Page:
Volvo shares rise after car maker unveils autonomous, cab-free truck

Volvo shares are higher after the Swedish car manufacturer unveiled a new electric, autonomous, cab free truck that it is currently developing.

Volvo shares rise after car maker unveils autonomous, cab-free truck

Volvo shares are higher Thursday, after the Swedish car manufacturer unveiled a new electric, autonomous, cab free truck. Vera, as the vehicle is called, is not yet available for sale and is still under development. However, Volvo said it anticipates it could work well in confined areas in the not too distant future.

By 1300 BST, Volvo shares were 0.56% higher at SEK153.60. The stock had been steady-to-a-little higher, in recent weeks.

Volvo’s autonomous truck

Volvo is the world’s second largest truck manufacturer and it shared its plans for an electric, self-driving commercial vehicle Wednesday. The development of an autonomous truck come as demand for drivers remains high and the retention of employees in that role is low for many firms.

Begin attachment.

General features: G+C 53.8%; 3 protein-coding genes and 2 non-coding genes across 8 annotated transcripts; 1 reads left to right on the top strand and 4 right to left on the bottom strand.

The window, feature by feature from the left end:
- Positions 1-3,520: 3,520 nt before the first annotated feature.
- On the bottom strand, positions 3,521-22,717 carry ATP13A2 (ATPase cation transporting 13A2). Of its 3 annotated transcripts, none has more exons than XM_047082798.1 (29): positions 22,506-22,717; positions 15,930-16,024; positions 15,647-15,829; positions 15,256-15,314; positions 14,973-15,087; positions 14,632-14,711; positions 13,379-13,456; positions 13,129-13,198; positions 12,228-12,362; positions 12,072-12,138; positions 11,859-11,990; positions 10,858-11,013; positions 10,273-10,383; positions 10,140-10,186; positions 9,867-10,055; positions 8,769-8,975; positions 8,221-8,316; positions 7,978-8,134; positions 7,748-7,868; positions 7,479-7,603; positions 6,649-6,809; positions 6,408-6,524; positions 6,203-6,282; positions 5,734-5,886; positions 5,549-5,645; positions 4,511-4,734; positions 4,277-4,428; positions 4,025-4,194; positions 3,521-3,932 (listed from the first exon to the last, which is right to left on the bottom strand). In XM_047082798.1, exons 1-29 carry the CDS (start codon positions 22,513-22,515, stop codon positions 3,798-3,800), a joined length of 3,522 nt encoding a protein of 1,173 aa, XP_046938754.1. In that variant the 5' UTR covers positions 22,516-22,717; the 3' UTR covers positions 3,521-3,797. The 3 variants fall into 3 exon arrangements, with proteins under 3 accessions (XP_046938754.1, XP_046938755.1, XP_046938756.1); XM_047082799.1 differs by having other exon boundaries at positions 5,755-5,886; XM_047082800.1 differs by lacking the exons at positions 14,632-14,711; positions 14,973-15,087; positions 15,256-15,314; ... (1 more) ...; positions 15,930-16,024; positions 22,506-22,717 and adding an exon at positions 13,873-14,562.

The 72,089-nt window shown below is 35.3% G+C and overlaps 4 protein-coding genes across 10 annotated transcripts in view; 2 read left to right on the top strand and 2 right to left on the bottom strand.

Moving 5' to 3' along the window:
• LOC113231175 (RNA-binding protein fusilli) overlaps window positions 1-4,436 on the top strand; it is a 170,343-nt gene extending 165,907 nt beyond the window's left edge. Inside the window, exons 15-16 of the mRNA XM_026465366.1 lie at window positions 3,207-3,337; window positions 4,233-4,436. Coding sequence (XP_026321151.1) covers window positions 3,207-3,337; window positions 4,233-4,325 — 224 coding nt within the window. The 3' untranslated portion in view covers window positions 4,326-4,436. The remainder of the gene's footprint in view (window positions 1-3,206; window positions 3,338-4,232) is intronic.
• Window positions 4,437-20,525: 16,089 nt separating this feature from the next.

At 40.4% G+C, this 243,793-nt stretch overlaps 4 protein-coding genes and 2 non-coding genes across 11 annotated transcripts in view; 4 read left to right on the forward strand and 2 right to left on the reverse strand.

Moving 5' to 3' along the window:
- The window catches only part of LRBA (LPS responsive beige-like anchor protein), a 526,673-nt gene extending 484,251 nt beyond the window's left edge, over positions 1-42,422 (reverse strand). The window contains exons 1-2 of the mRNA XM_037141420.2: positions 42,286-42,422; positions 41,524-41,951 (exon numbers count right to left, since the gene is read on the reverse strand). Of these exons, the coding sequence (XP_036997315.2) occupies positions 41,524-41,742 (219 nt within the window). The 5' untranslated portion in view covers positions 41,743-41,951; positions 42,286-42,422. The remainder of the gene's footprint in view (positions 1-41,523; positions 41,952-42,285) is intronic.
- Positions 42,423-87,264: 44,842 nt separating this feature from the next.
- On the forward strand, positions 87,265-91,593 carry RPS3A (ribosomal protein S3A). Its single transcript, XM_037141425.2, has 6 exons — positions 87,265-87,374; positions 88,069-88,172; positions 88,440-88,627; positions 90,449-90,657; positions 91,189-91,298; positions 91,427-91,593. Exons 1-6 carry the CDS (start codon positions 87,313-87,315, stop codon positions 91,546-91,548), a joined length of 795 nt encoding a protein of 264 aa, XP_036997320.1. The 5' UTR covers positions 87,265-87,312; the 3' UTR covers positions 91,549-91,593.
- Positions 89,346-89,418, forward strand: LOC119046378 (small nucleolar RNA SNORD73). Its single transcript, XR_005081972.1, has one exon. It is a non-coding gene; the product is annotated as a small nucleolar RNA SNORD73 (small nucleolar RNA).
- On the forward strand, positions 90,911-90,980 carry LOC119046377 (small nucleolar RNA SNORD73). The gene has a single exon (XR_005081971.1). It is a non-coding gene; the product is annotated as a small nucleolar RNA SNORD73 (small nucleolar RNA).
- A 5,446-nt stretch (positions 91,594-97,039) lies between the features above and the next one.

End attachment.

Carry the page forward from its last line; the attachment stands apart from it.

“This is yet another result of the exciting and innovative solutions we are working with in the areas of automation, electromobility and connectivity”, said Lars Stenqvist, Chief Technology Officer of the Volvo Group.

“It showcases the Volvo Group’s immense range of expertise and our solid technological knowhow,” Stenqvist added.

Cab-Free truck

Currently, Volvo appears to be working on the assumption that it’s future, autonomous truck could prove very useful in confined areas, such as ports and delivery depots. That’s one reason why the model that was showcased in Berlin is cab-free. The Vera truck under development, is currently targeted at that market and not for the open road.

“We can see a boom in e-commerce, as well as overall global consumption and it shows no signs of slowing down,” said Mikael Karlsson, Volvo's Vice President of Autonomous Solutions.

“The industry needs to find new ways to meet the increased demand on transports in an efficient and sustainable way. Therefore, new solutions need to be developed to complement what's available today,” Karlsson added.

The truck could help ports and other delivery hubs to extend their working hours from the typical daytime operations, to a 24-hour system. That’s something that would likely appeal to the delivery and logistics industries around the world.

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